This is not what we’re used to in the United States. It’s almost as though there’s no need for god and no need for religion and justice in politics. So there’s supposed to be a separation of church and state over here.
We can’t have a separation of state and morality, though, and songs like “Dreamer” and even “Feel Good,” it’s the same thing.
[From PBS.org ]
Prince is not my favorite artist due to his strong-armed and often illogical pursuit of copyright infringements online. His lawyers once made a woman remove a video from YouTube of her cute baby dancing to “Let’s Go Crazy” playing in the background. That said, it’s brave of him to speak out about his childhood with epilepsy and you can really tell that he’s earnest about his personal search for meaning. I don’t really get how he has a deep interest in civil rights and history without an urge to vote or become involved in politics, but it seems like he can’t reconcile that with his religious beliefs. (Slate has a useful article that explains why Jehovah’s Witnesses remain neutral in politics and usually don’t vote.)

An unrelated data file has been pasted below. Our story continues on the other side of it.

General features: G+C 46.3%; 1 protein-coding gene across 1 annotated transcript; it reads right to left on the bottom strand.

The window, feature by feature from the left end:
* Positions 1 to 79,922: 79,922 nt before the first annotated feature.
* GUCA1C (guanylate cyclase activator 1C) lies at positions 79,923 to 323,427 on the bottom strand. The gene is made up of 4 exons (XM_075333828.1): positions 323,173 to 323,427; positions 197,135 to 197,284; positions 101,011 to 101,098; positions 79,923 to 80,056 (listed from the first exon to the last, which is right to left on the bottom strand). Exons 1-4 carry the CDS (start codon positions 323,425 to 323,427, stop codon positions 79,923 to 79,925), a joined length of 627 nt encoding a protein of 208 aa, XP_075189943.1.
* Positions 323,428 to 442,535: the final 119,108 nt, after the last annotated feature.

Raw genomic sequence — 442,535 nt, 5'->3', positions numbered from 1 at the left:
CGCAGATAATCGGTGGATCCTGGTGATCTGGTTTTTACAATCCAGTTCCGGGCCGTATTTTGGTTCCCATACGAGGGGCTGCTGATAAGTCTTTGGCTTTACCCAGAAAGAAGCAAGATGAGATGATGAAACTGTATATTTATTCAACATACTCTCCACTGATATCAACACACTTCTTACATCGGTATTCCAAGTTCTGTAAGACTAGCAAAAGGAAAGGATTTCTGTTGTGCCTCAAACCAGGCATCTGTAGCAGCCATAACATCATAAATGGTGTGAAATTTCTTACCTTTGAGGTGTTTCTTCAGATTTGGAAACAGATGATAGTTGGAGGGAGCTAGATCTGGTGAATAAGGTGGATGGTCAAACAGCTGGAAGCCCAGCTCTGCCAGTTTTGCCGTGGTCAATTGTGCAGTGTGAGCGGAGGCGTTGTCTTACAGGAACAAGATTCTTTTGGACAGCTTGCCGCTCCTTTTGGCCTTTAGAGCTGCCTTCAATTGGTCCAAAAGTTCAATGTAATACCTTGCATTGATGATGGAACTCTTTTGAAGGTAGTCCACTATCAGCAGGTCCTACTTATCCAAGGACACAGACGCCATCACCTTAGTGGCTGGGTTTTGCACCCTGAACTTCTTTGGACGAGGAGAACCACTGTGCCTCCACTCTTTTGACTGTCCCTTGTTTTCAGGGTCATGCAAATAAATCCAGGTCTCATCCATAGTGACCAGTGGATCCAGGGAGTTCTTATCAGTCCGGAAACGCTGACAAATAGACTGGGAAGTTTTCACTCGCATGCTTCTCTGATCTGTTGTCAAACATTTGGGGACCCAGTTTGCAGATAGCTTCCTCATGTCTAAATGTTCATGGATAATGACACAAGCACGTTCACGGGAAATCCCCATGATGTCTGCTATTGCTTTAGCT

As for the “eight Presidents before George Washington” claim, I googled that as I’ve never heard of it before. It’s not true, although there is a basis for that story, according to Snopes. There were eight total presidents of the Constituional Congress and the Confederation Congress from 1776 – 1789 before the Constitution was adopted and before the US was was considered “a single, unified country out of the thirteen former British colonies.” The office of the President of the United States wasn’t created until the Constitution was ratified, which made George Washington the first President. It’s not like there was some big conspiracy to re-write history and forget the earlier Presidents.
You can watch Prince’s entire interview on World Star Hip Hop.
Here’s Prince on how he got over being teased as a child by finding an outlet in music: